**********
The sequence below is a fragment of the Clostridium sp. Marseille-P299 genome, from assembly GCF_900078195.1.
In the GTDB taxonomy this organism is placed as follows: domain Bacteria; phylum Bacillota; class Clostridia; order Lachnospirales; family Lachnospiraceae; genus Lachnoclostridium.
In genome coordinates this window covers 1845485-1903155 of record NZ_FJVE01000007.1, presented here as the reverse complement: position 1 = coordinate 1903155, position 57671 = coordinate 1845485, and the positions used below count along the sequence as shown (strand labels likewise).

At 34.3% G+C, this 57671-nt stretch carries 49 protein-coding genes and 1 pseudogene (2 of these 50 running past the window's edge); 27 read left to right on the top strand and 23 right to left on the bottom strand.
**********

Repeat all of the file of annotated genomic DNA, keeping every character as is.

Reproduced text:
The sequence below is a fragment of the Clostridium sp. Marseille-P299 genome, from assembly GCF_900078195.1.
In the GTDB taxonomy this organism is placed as follows: domain Bacteria; phylum Bacillota; class Clostridia; order Lachnospirales; family Lachnospiraceae; genus Lachnoclostridium.
In genome coordinates this window covers 1845485-1903155 of record NZ_FJVE01000007.1, presented here as the reverse complement: position 1 = coordinate 1903155, position 57671 = coordinate 1845485, and the positions used below count along the sequence as shown (strand labels likewise).

At 34.3% G+C, this 57671-nt stretch carries 49 protein-coding genes and 1 pseudogene (2 of these 50 running past the window's edge); 27 read left to right on the top strand and 23 right to left on the bottom strand.